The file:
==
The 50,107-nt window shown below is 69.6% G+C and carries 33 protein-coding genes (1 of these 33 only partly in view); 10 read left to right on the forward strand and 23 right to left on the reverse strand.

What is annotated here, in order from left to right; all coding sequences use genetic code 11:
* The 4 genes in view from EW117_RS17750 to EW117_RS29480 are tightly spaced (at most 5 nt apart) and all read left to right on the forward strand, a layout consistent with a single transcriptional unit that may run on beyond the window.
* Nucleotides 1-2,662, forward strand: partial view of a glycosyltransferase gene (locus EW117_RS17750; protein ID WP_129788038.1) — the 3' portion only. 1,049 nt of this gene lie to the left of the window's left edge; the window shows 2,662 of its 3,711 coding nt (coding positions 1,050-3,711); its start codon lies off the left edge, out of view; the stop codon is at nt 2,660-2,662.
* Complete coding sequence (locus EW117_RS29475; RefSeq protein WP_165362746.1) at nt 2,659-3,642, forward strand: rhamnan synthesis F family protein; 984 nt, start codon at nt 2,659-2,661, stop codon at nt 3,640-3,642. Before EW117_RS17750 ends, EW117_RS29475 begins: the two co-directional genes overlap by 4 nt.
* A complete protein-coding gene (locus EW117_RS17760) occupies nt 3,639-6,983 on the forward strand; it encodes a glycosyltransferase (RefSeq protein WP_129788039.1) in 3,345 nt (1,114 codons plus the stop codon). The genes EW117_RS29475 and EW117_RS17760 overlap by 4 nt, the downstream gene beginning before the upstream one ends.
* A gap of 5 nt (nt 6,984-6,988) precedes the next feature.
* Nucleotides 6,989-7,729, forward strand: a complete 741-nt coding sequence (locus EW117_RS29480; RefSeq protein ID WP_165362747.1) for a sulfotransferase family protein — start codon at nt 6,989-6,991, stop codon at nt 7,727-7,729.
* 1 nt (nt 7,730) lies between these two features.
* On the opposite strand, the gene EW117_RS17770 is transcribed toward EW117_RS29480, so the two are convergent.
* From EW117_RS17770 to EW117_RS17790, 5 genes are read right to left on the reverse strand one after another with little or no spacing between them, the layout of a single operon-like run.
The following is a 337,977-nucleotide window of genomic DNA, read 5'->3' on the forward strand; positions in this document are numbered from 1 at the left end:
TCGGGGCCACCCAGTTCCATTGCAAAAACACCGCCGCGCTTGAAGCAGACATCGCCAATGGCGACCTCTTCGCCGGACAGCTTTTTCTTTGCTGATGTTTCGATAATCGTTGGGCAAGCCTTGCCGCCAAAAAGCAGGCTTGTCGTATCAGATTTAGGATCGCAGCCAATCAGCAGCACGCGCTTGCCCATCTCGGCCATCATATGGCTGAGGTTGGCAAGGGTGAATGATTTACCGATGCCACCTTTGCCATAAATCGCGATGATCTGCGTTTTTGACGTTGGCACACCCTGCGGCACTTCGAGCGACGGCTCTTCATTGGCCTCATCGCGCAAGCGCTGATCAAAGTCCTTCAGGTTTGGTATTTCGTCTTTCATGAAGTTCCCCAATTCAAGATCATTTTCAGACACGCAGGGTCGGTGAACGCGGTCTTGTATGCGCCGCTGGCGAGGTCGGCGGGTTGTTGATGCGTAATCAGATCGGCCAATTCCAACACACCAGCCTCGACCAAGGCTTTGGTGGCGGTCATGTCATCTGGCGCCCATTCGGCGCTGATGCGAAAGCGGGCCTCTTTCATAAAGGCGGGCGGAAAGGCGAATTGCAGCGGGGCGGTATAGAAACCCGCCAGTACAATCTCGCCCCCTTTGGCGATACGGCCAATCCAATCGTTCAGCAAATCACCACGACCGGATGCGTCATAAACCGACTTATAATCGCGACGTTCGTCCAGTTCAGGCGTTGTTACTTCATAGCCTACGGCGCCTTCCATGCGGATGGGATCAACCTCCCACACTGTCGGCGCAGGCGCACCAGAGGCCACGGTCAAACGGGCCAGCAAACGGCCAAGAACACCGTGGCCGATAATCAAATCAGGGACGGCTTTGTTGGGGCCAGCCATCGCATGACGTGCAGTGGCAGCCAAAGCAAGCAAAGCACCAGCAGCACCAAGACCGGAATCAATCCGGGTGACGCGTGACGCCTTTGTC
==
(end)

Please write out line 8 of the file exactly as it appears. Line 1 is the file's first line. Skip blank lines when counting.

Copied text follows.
* Nucleotides 6,989-7,729, forward strand: a complete 741-nt coding sequence (locus EW117_RS29480; RefSeq protein ID WP_165362747.1) for a sulfotransferase family protein — start codon at nt 6,989-6,991, stop codon at nt 7,727-7,729.